He Flag of Mexico is rich with historical symbolism. The tricolors of white, green and red with the coat-of-arms centered in the white middle stripe were adopted by Mexico after their independence from Spain during the War of Independence in 1821.
There have been adjustments to the flag throughout background but the coat of arms has ever featured a royal eagle holding a serpent in addition to a cactus. The present coat of arms was created in 1968 by Helguera. Legend claims that the Aztecs, then a nomadic tribe wandering throughout Mexico, were awaiting a sign from the gods telling them to build their own capital city. After drifting for two hundred years, they found this mythical eagle on a little island in Lake Texcoco and built their capital, Tenochtitlan, where the most important plaza in Mexico City is now located.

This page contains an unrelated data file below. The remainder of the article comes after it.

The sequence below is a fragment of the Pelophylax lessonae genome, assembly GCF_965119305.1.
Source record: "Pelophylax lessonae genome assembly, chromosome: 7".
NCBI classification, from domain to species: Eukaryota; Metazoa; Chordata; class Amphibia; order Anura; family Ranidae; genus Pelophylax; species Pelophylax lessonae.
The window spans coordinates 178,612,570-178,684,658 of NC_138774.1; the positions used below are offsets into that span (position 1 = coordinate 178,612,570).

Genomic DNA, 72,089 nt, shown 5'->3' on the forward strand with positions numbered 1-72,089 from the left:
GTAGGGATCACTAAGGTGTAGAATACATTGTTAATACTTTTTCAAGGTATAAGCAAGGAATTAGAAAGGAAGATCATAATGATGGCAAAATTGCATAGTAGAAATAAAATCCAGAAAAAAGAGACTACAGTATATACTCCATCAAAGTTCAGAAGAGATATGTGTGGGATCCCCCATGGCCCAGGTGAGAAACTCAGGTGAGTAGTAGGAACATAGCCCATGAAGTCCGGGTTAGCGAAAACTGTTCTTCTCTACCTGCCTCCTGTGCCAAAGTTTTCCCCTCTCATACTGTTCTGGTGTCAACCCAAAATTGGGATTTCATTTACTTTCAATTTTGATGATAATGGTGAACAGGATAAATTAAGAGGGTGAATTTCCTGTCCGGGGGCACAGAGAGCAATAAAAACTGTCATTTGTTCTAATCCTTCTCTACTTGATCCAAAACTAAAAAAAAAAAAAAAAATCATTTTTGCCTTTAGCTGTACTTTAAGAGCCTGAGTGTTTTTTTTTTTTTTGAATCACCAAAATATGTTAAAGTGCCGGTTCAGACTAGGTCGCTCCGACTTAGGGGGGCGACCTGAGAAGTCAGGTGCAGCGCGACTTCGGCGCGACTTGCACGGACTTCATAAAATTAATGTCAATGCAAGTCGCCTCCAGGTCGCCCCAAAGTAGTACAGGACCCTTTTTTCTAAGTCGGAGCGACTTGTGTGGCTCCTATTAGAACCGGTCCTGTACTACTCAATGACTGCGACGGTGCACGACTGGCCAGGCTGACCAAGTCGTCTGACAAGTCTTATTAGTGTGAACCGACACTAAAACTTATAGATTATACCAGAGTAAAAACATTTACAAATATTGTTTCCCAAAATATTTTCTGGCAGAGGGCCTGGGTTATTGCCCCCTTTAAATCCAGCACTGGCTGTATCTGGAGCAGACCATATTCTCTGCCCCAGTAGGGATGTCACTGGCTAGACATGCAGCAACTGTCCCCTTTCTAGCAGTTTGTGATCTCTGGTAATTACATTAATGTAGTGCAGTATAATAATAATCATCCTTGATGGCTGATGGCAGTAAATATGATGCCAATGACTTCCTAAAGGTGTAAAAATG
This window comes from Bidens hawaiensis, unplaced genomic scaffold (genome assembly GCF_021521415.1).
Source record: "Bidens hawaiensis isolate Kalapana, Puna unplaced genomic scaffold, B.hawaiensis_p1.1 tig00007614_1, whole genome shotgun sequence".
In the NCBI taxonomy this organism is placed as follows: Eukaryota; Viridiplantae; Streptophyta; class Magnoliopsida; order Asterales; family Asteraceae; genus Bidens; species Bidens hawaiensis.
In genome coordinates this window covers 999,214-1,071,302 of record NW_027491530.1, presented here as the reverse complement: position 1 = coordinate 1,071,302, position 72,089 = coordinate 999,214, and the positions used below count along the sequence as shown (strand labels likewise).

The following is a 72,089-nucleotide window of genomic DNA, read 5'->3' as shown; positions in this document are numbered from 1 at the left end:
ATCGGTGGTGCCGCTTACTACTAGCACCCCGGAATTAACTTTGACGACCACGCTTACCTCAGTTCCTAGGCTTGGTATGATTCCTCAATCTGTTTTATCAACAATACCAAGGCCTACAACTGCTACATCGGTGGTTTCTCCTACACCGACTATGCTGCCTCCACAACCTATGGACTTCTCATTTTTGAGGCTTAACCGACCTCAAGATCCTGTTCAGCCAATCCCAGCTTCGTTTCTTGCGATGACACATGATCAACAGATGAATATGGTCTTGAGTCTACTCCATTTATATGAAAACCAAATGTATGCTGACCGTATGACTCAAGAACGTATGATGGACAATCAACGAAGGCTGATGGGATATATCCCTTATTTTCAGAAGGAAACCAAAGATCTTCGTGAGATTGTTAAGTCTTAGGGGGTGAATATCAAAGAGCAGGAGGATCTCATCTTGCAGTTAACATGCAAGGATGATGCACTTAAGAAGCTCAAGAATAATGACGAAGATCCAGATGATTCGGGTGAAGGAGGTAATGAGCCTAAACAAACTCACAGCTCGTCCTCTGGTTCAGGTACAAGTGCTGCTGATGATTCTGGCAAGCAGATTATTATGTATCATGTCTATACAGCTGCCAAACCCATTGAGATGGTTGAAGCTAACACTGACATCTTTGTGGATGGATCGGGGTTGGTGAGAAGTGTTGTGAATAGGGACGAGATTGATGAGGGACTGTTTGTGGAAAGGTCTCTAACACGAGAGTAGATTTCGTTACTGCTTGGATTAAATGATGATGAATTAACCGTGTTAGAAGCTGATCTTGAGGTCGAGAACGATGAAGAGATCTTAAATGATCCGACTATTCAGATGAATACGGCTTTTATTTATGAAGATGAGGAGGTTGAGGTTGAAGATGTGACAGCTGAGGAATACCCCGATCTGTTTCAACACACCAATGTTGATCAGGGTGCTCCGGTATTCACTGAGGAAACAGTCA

Through time the three colors of white, green and red on the flag have remained the same but the meaning of these colours has changed. The green stripe represents Independence from Spain or may signify Hope. The white stripe represents purity of the Catholic religion or Unity.
After the flag of Mexico is paraded in front of a crowd, bystanders increase their right arm, put their hands on their chest parallel to the center. The hand is level with the palm facing the floor. This salute is referred to as the El Saludo Civil de la Bandera Nacional. On February 24 annually a nationwide party, Dia de la Bandera, Flag Day is held.